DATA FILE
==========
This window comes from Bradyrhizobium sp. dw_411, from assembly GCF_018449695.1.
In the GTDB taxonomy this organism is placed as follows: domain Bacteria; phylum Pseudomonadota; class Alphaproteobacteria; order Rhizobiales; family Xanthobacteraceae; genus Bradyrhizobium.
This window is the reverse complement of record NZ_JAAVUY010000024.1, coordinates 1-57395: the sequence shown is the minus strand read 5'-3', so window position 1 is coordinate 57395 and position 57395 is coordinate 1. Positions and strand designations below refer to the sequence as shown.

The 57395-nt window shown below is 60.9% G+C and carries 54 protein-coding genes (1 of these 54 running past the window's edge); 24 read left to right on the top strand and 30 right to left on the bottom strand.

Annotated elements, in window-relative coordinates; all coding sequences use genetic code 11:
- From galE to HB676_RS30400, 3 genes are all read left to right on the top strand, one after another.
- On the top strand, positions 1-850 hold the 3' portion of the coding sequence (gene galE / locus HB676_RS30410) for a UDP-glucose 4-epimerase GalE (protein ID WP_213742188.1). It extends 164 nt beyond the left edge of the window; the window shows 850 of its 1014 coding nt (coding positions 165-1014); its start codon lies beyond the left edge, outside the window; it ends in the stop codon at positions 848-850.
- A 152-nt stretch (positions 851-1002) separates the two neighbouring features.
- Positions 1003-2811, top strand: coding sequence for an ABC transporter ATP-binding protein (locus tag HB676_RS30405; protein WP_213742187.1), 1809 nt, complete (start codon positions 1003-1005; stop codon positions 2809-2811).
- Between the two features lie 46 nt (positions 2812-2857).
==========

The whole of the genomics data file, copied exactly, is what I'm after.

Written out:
This window comes from Bradyrhizobium sp. dw_411, from assembly GCF_018449695.1.
In the GTDB taxonomy this organism is placed as follows: domain Bacteria; phylum Pseudomonadota; class Alphaproteobacteria; order Rhizobiales; family Xanthobacteraceae; genus Bradyrhizobium.
This window is the reverse complement of record NZ_JAAVUY010000024.1, coordinates 1-57395: the sequence shown is the minus strand read 5'-3', so window position 1 is coordinate 57395 and position 57395 is coordinate 1. Positions and strand designations below refer to the sequence as shown.

The 57395-nt window shown below is 60.9% G+C and carries 54 protein-coding genes (1 of these 54 running past the window's edge); 24 read left to right on the top strand and 30 right to left on the bottom strand.

Annotated elements, in window-relative coordinates; all coding sequences use genetic code 11:
- From galE to HB676_RS30400, 3 genes are all read left to right on the top strand, one after another.
- On the top strand, positions 1-850 hold the 3' portion of the coding sequence (gene galE / locus HB676_RS30410) for a UDP-glucose 4-epimerase GalE (protein ID WP_213742188.1). It extends 164 nt beyond the left edge of the window; the window shows 850 of its 1014 coding nt (coding positions 165-1014); its start codon lies beyond the left edge, outside the window; it ends in the stop codon at positions 848-850.
- A 152-nt stretch (positions 851-1002) separates the two neighbouring features.
- Positions 1003-2811, top strand: coding sequence for an ABC transporter ATP-binding protein (locus tag HB676_RS30405; protein WP_213742187.1), 1809 nt, complete (start codon positions 1003-1005; stop codon positions 2809-2811).
- Between the two features lie 46 nt (positions 2812-2857).